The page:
Project E2

The Interaction between Economic Change and Sociocultural Change


Project Leaders:

Prof. Dr. Andreas Zimmermann
Institut für Ur- und Frühgeschichte
D-50923 Köln

 0221 / 470-2877
 0221 / 470-4892


Prof. Dr. Michael Bollig
Institut für Völkerkunde
D-50923 Köln

 0221 / 470-3501
 0221 / 470-5117



Dr. Ursula Eisenhauer


Research Area:





This subproject is meant to play a key role in the synthesis of data provided by archaeological, ethnological, historical and linguistic projects. ACACIA has a number of projects which work on the interrelations between economic and cultural change in a regional setting. Ecological parameters set by deserts, semi-deserts, dryland savannahs and the threat of desertification render the frame for economic and cultural changes. Occasionally direct links between climatic change and economic or cultural processes can be established. More often however, the underlying causes of change both in the realm of economic orientation and socio-cultural organisation are multidimensional and hard to recover. Projects under the ACACIA umbrella are providing in-depth descriptions of change from the perspective of various disciplines on a local and regional scale.

Archaeological projects are describing the onset and demise of pastoralism in the Libyan desert and the many fold attempts at pastoralisation in arid south-western Africa. Linguistic projects are reconstructing the event of small-scale dryland agriculture in Africa's north-east and delineating the interactions between various forager groups and riverine populations in Namibia's Kavango region and cultural change ensuing from these exchanges. Historical projects are describing the effect of colonial policies on dryland management systems and showing the encapsulation of arid lands by states. Social and cultural anthropology documents the transitions of dryland agriculture and pastoralism in south-western Africa and the impact of risk-minimising strategies on land management systems in several case studies. It is to subproject E2 to bind results from these projects together.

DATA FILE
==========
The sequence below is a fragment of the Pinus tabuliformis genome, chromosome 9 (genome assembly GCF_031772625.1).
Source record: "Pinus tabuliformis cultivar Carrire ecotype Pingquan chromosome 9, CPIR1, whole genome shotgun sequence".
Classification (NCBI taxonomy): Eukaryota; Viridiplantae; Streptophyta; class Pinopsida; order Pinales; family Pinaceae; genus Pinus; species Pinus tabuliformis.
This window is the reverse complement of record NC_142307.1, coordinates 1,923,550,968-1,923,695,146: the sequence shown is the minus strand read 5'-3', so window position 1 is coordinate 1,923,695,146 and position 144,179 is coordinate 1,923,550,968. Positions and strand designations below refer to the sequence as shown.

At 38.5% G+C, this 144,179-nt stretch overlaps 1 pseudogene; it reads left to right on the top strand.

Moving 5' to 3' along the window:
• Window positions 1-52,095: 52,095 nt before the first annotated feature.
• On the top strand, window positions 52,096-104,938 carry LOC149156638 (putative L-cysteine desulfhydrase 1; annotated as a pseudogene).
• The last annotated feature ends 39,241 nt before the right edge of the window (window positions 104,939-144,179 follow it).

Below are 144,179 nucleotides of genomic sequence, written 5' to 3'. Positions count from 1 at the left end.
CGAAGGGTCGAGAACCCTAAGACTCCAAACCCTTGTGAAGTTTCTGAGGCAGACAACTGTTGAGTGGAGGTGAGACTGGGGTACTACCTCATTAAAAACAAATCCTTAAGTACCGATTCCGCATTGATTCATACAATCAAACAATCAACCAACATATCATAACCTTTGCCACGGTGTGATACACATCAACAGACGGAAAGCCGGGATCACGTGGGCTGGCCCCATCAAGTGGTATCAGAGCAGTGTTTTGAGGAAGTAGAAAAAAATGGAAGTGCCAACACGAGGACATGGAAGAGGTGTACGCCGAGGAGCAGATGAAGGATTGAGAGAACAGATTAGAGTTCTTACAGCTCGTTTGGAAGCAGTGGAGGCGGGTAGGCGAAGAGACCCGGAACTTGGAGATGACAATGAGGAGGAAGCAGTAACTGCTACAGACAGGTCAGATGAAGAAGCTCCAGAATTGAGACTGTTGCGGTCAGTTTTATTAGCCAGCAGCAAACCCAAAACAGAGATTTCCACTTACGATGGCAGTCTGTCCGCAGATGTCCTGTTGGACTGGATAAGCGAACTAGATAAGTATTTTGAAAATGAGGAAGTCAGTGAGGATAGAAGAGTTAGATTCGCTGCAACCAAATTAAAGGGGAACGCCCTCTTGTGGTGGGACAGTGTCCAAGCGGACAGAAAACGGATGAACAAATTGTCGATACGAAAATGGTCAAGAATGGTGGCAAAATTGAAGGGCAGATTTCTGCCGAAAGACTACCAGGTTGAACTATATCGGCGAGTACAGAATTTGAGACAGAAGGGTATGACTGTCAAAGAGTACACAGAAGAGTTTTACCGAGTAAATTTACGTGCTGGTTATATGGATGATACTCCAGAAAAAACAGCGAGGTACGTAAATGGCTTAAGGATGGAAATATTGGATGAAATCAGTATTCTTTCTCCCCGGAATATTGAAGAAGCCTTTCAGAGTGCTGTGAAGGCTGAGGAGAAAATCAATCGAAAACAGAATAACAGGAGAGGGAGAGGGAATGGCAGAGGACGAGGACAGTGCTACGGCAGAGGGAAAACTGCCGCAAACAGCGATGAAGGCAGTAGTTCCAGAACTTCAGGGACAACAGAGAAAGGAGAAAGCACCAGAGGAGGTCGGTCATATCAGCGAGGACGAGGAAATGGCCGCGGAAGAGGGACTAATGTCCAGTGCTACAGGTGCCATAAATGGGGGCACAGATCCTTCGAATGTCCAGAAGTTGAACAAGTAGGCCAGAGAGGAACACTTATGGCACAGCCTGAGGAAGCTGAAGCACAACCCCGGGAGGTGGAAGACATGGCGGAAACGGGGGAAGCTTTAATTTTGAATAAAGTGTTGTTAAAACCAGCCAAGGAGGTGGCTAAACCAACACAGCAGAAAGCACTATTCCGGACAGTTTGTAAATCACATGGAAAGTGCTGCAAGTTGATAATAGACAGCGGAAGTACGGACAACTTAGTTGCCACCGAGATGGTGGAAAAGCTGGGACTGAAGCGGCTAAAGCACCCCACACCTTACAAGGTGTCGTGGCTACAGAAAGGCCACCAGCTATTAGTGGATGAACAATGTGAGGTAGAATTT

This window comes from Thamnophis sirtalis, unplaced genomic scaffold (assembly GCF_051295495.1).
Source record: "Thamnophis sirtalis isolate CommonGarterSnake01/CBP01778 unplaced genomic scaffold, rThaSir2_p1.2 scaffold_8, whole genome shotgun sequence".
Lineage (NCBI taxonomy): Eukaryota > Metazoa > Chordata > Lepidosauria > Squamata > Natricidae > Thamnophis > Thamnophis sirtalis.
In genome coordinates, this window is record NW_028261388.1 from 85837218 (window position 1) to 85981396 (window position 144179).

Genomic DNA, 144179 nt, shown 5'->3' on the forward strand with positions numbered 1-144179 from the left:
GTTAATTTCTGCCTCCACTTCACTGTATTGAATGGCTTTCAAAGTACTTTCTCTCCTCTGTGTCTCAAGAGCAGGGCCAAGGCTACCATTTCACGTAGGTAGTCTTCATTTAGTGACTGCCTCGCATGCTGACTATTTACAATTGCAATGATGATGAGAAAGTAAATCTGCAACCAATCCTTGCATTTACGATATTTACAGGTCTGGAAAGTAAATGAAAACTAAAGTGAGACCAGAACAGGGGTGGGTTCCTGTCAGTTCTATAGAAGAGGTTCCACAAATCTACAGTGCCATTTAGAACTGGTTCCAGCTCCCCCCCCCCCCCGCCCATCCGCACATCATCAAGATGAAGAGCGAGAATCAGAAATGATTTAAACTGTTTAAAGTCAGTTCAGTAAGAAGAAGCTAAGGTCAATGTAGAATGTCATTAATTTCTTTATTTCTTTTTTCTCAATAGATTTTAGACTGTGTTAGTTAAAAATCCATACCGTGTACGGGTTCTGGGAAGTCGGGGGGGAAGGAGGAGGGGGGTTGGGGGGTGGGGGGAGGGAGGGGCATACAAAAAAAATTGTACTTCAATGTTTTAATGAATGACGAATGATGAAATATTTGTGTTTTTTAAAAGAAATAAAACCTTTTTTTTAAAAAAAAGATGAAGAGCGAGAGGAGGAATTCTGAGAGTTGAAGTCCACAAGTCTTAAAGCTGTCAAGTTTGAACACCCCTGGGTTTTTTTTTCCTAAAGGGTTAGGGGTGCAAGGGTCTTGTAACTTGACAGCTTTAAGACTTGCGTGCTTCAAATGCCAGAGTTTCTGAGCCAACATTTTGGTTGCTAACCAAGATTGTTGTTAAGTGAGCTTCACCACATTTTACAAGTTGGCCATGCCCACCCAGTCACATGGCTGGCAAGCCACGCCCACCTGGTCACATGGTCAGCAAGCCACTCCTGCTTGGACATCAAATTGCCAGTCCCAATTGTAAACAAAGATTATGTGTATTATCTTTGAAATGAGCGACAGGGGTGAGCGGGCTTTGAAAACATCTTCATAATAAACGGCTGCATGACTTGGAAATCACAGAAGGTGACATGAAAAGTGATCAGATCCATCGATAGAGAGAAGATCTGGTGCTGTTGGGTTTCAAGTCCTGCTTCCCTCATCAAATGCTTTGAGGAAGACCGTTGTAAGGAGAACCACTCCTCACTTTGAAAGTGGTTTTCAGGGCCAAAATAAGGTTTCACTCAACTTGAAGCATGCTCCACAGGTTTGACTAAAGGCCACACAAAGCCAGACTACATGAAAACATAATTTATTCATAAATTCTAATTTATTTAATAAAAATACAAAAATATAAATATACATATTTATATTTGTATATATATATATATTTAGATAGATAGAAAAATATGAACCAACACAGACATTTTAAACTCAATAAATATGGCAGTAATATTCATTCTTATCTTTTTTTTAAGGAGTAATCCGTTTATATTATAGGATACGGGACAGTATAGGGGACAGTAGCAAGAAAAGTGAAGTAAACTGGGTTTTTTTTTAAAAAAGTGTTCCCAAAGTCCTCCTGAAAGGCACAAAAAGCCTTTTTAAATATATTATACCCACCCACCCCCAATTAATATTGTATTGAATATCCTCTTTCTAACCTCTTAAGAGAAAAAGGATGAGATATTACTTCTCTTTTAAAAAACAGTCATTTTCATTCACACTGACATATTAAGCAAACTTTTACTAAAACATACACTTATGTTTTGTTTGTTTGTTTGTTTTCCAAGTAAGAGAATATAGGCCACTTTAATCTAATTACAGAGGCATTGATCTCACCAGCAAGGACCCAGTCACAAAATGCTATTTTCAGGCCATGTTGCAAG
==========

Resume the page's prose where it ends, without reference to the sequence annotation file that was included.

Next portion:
A first step will be the critical reconstruction of theories used explicitly and more often implicitly in other projects. Models of interpretation of data are used in archaeology as well as in anthropology and linguistics. These models are to be systematised and critically reflected: which hypotheses are regarded as proven and how is the evidence presented. Key variables impacting upon economic and cultural change as analysed by the different disciplines will be defined, operationalised and registered in a data bank. In close collaboration with the other regionally based projects E2 will provide a platform a critical review and evaluation of theories, hypotheses and variables.

In a second step the project will conduct comparisons on a regional as well as on a transcontinental scale based on the data procured by various ACACIA projects. A comparative approach will shed a light on the interdependence of key variables and help to evaluate theories which are frequently built upon evidence from one region only.

In a final step the project intends to contrast processes of economic and cultural change in arid Africa with similar processes in other world regions. Is there anything specific about developmental processes in arid Africa? Are there regional or even transcontinental patterns of change? What are likely scenarios for future changes in the drylands under consideration?


[Main] [Project E1] [Project E2] [Project E3]